Last time we delved into the world of strong side carry, exploring the ins and outs of IWB and OWB on your dominant hip.
(Missed that article? Check it out here.)
Today, we’re continuing on our concealed carry journey, looking at a method of carry that has become quite trendy over the past few years.
I’m talking about appendix carry.
We’re going to spend some time getting to know AIWB, talk about why it’s receiving a surge in interest, and also dispel some myths. Of course, we’ll end on some tips you can incorporate if you’re looking to jump into the AIWB realm.
With that said, Brownells’ Daily Defense dives into more tips for AIWB, so be sure to check out the video below.
Table of Contents
What is Appendix Carry?
Appendix carry, also known as AIWB, is another way to carry a concealed gun. But, this method differs from the strong side in two significant ways.
First, AIWB places the gun at the front of the body over or near the appendix. (Suddenly, the naming scheme all makes sense…)
Secondly, AIWB exclusively caters to inside-the-waistband holsters. You’re not going to find any outside the waistband models here. The front-and-center placement makes OWB pretty difficult.
If you spent any time in the gun world, you’ve probably heard about AIWB — some of it good and probably some bad as well.
In case you’ve escaped the AIWB talk, let’s walk through some pros, cons, and even myths surrounding this style.
Pros of Appendix Carry
What are the advantages you gain by carrying with this method?
Like strong side carry, this method gives you direct access to the gun. With your pistol placed at the front of your body, there’s really only your cover garment (a.k.a. shirt or sweatshirt) to contend with when drawing.
In turn, this means an overall faster draw stroke.
Now, there are a lot of rumors that AIWB is way faster than traditional IWB or strong side carry.
Is this true?
Well, honestly, that depends. The person carrying the gun is the driving factor in the speed at which the draw occurs.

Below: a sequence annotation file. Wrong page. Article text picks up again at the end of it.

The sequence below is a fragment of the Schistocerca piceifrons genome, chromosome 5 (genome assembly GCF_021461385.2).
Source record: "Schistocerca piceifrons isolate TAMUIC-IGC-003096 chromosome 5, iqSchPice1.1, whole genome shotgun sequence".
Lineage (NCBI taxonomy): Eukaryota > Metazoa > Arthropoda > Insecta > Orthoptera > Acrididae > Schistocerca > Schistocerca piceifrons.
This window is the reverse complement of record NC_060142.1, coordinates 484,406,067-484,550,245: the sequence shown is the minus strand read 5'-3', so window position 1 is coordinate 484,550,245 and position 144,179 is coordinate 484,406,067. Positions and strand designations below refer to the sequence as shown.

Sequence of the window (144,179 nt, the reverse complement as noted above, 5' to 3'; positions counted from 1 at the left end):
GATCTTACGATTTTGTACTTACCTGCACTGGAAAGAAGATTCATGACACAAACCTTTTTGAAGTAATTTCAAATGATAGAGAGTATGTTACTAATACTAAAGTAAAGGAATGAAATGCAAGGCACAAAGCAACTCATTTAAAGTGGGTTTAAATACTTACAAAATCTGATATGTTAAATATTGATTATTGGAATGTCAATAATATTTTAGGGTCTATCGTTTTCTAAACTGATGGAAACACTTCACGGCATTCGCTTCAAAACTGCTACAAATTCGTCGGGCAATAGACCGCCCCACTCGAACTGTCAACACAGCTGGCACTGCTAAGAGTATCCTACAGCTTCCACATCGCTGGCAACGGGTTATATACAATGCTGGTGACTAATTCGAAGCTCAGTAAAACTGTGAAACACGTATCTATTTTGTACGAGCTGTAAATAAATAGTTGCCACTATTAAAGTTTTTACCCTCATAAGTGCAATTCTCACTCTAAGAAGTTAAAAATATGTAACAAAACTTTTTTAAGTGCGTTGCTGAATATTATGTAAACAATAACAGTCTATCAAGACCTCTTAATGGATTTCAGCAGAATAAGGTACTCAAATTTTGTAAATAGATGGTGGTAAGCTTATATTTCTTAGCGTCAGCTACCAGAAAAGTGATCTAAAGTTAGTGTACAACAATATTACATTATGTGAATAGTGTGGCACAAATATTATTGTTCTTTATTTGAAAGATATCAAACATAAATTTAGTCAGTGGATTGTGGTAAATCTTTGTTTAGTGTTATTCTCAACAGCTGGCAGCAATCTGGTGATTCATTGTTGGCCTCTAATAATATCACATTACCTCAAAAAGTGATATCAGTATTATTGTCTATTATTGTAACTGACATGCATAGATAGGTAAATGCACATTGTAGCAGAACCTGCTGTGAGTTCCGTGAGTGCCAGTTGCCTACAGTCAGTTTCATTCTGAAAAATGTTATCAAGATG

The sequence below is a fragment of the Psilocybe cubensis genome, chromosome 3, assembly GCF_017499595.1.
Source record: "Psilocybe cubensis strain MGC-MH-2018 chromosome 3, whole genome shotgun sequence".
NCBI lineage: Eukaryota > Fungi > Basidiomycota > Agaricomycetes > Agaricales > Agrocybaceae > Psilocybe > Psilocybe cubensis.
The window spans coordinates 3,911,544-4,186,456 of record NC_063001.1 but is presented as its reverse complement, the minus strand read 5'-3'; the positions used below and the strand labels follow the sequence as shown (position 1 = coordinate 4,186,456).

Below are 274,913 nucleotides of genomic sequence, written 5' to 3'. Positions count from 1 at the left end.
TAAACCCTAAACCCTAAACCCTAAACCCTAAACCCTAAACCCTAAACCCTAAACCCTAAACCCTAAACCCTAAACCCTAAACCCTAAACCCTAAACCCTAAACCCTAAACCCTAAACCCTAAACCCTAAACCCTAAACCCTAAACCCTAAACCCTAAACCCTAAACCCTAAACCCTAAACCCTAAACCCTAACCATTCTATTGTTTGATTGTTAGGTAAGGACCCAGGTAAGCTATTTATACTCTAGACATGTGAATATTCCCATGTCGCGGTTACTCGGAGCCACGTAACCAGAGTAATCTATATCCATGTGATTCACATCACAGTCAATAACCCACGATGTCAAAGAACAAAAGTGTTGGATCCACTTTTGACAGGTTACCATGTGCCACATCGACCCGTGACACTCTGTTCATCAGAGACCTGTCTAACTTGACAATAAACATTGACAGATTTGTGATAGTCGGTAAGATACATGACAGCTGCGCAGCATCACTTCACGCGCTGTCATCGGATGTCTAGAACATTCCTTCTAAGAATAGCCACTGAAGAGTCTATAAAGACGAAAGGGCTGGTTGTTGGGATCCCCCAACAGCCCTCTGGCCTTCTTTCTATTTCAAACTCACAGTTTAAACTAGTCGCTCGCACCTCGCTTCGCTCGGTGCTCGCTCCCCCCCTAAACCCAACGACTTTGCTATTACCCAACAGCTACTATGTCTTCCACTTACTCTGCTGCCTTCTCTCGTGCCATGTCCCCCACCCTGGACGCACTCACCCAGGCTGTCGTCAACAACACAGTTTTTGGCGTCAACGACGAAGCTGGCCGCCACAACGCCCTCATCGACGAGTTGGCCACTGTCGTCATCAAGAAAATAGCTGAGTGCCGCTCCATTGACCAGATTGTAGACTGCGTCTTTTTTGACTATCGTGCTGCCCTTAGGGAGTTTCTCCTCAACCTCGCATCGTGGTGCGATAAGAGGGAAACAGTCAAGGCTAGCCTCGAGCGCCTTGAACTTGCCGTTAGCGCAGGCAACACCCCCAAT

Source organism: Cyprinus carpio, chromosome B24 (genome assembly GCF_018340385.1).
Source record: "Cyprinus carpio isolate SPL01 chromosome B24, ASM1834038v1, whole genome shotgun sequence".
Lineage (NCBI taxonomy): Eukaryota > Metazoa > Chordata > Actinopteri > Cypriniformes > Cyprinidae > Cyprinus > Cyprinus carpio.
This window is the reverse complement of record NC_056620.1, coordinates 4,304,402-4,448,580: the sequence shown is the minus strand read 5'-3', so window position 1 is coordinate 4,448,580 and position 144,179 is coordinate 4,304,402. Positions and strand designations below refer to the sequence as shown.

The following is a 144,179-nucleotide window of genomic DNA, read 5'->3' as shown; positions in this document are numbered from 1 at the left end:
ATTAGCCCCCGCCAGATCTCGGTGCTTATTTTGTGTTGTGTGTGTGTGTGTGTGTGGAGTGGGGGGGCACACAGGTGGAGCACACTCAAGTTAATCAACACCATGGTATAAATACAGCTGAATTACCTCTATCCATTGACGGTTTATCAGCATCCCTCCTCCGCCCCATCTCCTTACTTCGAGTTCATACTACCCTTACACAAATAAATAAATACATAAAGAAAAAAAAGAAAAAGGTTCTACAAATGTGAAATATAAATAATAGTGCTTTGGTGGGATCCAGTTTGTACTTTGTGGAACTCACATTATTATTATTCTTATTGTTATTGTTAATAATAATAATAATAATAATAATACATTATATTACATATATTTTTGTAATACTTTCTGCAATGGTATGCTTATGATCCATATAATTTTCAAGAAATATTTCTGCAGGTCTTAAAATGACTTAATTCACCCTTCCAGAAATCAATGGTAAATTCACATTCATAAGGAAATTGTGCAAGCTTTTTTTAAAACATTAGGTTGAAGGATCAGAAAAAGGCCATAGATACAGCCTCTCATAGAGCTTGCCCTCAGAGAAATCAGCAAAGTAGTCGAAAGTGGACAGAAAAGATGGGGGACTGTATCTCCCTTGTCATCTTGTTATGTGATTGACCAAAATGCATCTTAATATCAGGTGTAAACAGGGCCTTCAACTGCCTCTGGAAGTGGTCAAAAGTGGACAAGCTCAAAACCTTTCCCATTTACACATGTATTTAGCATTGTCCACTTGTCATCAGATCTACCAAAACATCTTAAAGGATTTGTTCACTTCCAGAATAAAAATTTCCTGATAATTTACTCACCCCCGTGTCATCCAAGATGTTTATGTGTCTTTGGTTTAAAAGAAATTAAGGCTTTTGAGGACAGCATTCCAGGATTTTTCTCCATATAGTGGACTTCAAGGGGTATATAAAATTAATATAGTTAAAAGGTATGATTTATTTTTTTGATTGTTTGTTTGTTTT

Training and practice will get you much further in terms of draw times than placement on the body — at least where strong side and appendix carry are concerned.
The more you practice on the range and at home, the faster your draw will be.
Do people put up blistering times from AIWB? Absolutely. But I can guarantee it’s because they practice.
Another big advantage to AIWB?
You can carry bigger guns!
Because of the placement, you’re not limited to teeny-tiny firearms. For instance, I am just over 5-feet tall and weigh right around 100-pounds, and I carry a Glock 19-sized pistol AIWB, no problem.
Before moving to AIWB, when I carried strong side IWB, I could only manage a subcompact to my petite frame. Moving the gun forward on my body opened a lot more options for carry guns.
And this is why I personally carry AIWB. I dig options, and I get more with AIWB.
Cons of Appendix Carry
Every carry style has downsides, and AIWB is no stranger to flaws.
While, yes, you get more options with guns in AIWB, those options narrow when it comes to holsters. AIWB is exclusively inside the waistband, so you’ll need to ditch that OWB holster…and that strong side IWB too.
To safely carry AIWB, you need a dedicated AIWB holster, meaning one designed explicitly for appendix carry. You can’t just repurpose your standard strong side IWB rig.
Many strong side IWB holsters are constructed to make grip angles easier when drawing from the side or just behind the hip.
AIWB requires a different grip angle, so it’s best practice to go ahead and get a holster constructed with that in mind.
Good AIWB holsters also tend to run a little higher in terms of price. You can expect to spend $75+ on a good, quality holster like one from Keeper’s Concealment or PHLster — all designed for safe and concealable AIWB carry.
Another con to this style of carry is comfort.
Sometimes, people don’t vibe with AIWB because it’s just not comfortable with their body type. Depending on your gun and holster, it might feel slightly odd when sitting (especially starting out).
In my experience, it really comes down to the overall setup. A well-made holster paired with the right-sized gun and a good belt makes a world of difference and will easily make or break your comfort level.
I’ve said it before, and I will say it again…it’s worth it to invest in good gear to maximize comfort and concealment.
Will You Shoot Your Junk Off with AIWB?
I would be remiss if I didn’t take a beat to talk about the most common myth associated with appendix carry.
Of course, I’m talking about… “you’ll shoot your junk off.”
This myth centers on the idea that the location of the gun is dangerous. If user error causes the gun to unintentionally fire — also known as a negligent discharge — the round will impact the groin and/or femoral artery.
Is it possible to have an ND while carrying AIWB that strikes your body?
Is it possible to have an ND in nearly any other carry position that strikes your body?
Again, this is why training, practice, and following the firearm safety rules matter…no matter what carry mode you adopt.
In fact, check out this fantastic video from John Johnston at Ballistic Radio demonstrating the anatomy of an AIWB ND and how difficult it is for the round to actually impact the body — especially when the proper reholstering procedure is followed.